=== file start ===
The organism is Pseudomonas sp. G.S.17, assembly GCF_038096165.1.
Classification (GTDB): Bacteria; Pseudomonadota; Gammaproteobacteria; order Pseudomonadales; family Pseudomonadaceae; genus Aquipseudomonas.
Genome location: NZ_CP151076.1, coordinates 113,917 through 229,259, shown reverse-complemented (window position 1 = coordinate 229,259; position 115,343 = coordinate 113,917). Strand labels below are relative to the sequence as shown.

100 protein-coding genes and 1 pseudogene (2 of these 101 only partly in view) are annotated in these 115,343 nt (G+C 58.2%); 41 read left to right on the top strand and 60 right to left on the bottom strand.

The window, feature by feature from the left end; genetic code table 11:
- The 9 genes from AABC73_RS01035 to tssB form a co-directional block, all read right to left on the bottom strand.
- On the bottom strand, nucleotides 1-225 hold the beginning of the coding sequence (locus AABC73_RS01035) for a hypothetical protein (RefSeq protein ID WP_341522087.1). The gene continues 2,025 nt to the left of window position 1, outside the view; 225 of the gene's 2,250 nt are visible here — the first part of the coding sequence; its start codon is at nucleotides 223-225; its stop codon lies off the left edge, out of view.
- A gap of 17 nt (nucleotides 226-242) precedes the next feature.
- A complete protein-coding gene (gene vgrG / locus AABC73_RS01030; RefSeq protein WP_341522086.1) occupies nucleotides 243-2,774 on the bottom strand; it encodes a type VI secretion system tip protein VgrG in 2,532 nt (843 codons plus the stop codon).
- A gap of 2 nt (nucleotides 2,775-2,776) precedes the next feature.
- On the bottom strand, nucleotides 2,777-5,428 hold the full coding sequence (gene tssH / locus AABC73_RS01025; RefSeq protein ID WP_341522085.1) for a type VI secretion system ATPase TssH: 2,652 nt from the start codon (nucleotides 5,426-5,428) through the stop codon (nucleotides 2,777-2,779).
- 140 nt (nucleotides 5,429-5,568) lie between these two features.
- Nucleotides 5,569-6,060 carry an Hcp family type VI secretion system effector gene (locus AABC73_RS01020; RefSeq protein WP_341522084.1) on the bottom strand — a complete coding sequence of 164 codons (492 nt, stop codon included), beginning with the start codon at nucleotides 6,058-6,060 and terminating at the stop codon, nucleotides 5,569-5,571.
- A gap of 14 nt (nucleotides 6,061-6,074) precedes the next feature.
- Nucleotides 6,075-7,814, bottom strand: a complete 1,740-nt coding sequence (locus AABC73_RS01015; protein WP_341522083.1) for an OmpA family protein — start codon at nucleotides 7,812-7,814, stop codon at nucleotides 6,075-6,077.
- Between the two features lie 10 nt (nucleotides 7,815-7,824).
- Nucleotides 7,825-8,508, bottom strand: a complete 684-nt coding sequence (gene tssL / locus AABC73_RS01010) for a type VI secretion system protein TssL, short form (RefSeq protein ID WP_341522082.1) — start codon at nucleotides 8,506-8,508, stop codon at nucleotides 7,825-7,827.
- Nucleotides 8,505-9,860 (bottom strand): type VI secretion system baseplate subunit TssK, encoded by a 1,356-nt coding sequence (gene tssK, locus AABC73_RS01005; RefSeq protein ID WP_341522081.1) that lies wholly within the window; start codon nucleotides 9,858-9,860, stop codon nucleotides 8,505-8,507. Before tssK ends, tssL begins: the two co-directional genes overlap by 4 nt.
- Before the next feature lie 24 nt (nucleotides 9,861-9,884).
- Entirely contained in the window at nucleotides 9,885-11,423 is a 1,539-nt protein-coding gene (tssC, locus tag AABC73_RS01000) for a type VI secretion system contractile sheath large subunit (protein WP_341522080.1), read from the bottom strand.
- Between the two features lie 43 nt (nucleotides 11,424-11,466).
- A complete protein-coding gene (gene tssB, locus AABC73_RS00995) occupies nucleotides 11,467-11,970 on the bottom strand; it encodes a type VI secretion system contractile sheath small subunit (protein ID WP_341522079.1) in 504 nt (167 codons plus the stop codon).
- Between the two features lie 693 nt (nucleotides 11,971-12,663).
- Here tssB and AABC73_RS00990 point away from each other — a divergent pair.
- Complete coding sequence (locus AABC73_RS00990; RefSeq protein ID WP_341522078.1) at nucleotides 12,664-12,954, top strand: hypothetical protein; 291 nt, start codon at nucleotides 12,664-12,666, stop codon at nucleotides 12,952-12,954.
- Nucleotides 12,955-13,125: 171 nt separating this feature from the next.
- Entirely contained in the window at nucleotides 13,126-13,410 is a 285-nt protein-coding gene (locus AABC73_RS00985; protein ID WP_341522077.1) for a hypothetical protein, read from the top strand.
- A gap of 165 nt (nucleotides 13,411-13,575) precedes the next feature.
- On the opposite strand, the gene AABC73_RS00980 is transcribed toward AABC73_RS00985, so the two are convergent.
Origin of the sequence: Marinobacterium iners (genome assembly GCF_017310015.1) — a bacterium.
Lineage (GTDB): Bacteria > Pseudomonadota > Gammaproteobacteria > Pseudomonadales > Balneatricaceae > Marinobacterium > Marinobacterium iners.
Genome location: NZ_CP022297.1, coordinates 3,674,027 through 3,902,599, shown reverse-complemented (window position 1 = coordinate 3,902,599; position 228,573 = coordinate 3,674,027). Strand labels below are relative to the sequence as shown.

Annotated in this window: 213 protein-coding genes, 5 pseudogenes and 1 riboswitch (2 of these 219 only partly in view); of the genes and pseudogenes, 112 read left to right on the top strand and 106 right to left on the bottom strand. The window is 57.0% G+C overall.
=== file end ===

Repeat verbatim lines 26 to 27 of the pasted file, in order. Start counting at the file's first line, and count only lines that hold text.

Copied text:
- Nucleotides 12,955-13,125: 171 nt separating this feature from the next.
- Entirely contained in the window at nucleotides 13,126-13,410 is a 285-nt protein-coding gene (locus AABC73_RS00985; protein ID WP_341522077.1) for a hypothetical protein, read from the top strand.